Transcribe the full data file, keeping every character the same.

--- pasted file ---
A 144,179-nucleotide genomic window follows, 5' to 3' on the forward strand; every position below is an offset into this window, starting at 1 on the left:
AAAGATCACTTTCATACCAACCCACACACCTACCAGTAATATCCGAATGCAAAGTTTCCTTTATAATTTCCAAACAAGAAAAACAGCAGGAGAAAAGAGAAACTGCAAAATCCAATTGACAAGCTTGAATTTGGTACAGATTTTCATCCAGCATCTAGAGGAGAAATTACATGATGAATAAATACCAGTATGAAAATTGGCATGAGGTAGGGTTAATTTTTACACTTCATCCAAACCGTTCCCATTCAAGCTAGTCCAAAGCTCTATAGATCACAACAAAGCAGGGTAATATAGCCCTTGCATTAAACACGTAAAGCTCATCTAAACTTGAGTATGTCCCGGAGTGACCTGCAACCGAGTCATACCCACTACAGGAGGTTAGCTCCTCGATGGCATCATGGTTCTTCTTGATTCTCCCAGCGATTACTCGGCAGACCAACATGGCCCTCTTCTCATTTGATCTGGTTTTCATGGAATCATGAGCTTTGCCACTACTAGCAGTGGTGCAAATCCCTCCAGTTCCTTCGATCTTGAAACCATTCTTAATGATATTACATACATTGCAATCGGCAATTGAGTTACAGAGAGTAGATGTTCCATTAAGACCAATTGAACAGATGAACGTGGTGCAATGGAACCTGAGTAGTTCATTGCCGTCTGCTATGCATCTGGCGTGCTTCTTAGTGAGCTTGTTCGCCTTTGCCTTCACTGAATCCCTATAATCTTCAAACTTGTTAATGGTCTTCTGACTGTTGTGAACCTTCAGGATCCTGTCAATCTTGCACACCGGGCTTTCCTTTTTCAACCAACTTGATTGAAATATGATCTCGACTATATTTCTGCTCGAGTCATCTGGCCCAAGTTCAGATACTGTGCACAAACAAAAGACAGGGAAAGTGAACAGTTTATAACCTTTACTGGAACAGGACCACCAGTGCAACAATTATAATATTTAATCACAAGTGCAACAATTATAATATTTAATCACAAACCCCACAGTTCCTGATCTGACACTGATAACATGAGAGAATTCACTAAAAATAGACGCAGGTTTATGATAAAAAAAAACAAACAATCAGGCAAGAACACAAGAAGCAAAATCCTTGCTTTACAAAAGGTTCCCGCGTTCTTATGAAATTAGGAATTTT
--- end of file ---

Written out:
A 144,179-nucleotide genomic window follows, 5' to 3' on the forward strand; every position below is an offset into this window, starting at 1 on the left:
AAAGATCACTTTCATACCAACCCACACACCTACCAGTAATATCCGAATGCAAAGTTTCCTTTATAATTTCCAAACAAGAAAAACAGCAGGAGAAAAGAGAAACTGCAAAATCCAATTGACAAGCTTGAATTTGGTACAGATTTTCATCCAGCATCTAGAGGAGAAATTACATGATGAATAAATACCAGTATGAAAATTGGCATGAGGTAGGGTTAATTTTTACACTTCATCCAAACCGTTCCCATTCAAGCTAGTCCAAAGCTCTATAGATCACAACAAAGCAGGGTAATATAGCCCTTGCATTAAACACGTAAAGCTCATCTAAACTTGAGTATGTCCCGGAGTGACCTGCAACCGAGTCATACCCACTACAGGAGGTTAGCTCCTCGATGGCATCATGGTTCTTCTTGATTCTCCCAGCGATTACTCGGCAGACCAACATGGCCCTCTTCTCATTTGATCTGGTTTTCATGGAATCATGAGCTTTGCCACTACTAGCAGTGGTGCAAATCCCTCCAGTTCCTTCGATCTTGAAACCATTCTTAATGATATTACATACATTGCAATCGGCAATTGAGTTACAGAGAGTAGATGTTCCATTAAGACCAATTGAACAGATGAACGTGGTGCAATGGAACCTGAGTAGTTCATTGCCGTCTGCTATGCATCTGGCGTGCTTCTTAGTGAGCTTGTTCGCCTTTGCCTTCACTGAATCCCTATAATCTTCAAACTTGTTAATGGTCTTCTGACTGTTGTGAACCTTCAGGATCCTGTCAATCTTGCACACCGGGCTTTCCTTTTTCAACCAACTTGATTGAAATATGATCTCGACTATATTTCTGCTCGAGTCATCTGGCCCAAGTTCAGATACTGTGCACAAACAAAAGACAGGGAAAGTGAACAGTTTATAACCTTTACTGGAACAGGACCACCAGTGCAACAATTATAATATTTAATCACAAGTGCAACAATTATAATATTTAATCACAAACCCCACAGTTCCTGATCTGACACTGATAACATGAGAGAATTCACTAAAAATAGACGCAGGTTTATGATAAAAAAAAACAAACAATCAGGCAAGAACACAAGAAGCAAAATCCTTGCTTTACAAAAGGTTCCCGCGTTCTTATGAAATTAGGAATTTT